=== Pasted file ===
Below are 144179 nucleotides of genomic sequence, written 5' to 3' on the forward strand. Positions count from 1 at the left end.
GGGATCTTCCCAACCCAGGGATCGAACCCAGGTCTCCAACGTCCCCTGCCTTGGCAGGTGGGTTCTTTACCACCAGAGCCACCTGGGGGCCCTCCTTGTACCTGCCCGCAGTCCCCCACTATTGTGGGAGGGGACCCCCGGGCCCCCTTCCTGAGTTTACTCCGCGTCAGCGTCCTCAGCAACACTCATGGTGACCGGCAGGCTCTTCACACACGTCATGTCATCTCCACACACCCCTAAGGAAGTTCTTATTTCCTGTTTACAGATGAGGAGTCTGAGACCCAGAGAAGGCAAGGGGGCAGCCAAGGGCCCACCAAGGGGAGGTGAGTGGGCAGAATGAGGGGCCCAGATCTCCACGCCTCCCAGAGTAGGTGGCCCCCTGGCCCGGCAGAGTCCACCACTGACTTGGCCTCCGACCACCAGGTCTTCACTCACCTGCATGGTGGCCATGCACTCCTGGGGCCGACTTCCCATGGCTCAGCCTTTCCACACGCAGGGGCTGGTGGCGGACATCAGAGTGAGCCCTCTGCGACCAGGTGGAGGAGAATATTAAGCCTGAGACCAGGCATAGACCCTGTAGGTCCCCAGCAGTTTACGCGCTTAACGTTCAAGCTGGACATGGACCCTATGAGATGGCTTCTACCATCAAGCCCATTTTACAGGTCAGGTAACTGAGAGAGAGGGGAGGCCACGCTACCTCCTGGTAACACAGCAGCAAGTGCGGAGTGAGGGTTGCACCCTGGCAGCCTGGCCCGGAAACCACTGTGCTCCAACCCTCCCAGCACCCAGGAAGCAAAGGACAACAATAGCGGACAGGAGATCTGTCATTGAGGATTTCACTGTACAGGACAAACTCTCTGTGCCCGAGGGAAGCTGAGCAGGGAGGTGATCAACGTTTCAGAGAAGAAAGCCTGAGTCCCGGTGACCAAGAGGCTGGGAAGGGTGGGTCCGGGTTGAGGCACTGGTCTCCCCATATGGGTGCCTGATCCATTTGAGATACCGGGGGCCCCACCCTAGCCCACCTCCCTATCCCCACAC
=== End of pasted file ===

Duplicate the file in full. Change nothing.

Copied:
Below are 144179 nucleotides of genomic sequence, written 5' to 3' on the forward strand. Positions count from 1 at the left end.
GGGATCTTCCCAACCCAGGGATCGAACCCAGGTCTCCAACGTCCCCTGCCTTGGCAGGTGGGTTCTTTACCACCAGAGCCACCTGGGGGCCCTCCTTGTACCTGCCCGCAGTCCCCCACTATTGTGGGAGGGGACCCCCGGGCCCCCTTCCTGAGTTTACTCCGCGTCAGCGTCCTCAGCAACACTCATGGTGACCGGCAGGCTCTTCACACACGTCATGTCATCTCCACACACCCCTAAGGAAGTTCTTATTTCCTGTTTACAGATGAGGAGTCTGAGACCCAGAGAAGGCAAGGGGGCAGCCAAGGGCCCACCAAGGGGAGGTGAGTGGGCAGAATGAGGGGCCCAGATCTCCACGCCTCCCAGAGTAGGTGGCCCCCTGGCCCGGCAGAGTCCACCACTGACTTGGCCTCCGACCACCAGGTCTTCACTCACCTGCATGGTGGCCATGCACTCCTGGGGCCGACTTCCCATGGCTCAGCCTTTCCACACGCAGGGGCTGGTGGCGGACATCAGAGTGAGCCCTCTGCGACCAGGTGGAGGAGAATATTAAGCCTGAGACCAGGCATAGACCCTGTAGGTCCCCAGCAGTTTACGCGCTTAACGTTCAAGCTGGACATGGACCCTATGAGATGGCTTCTACCATCAAGCCCATTTTACAGGTCAGGTAACTGAGAGAGAGGGGAGGCCACGCTACCTCCTGGTAACACAGCAGCAAGTGCGGAGTGAGGGTTGCACCCTGGCAGCCTGGCCCGGAAACCACTGTGCTCCAACCCTCCCAGCACCCAGGAAGCAAAGGACAACAATAGCGGACAGGAGATCTGTCATTGAGGATTTCACTGTACAGGACAAACTCTCTGTGCCCGAGGGAAGCTGAGCAGGGAGGTGATCAACGTTTCAGAGAAGAAAGCCTGAGTCCCGGTGACCAAGAGGCTGGGAAGGGTGGGTCCGGGTTGAGGCACTGGTCTCCCCATATGGGTGCCTGATCCATTTGAGATACCGGGGGCCCCACCCTAGCCCACCTCCCTATCCCCACAC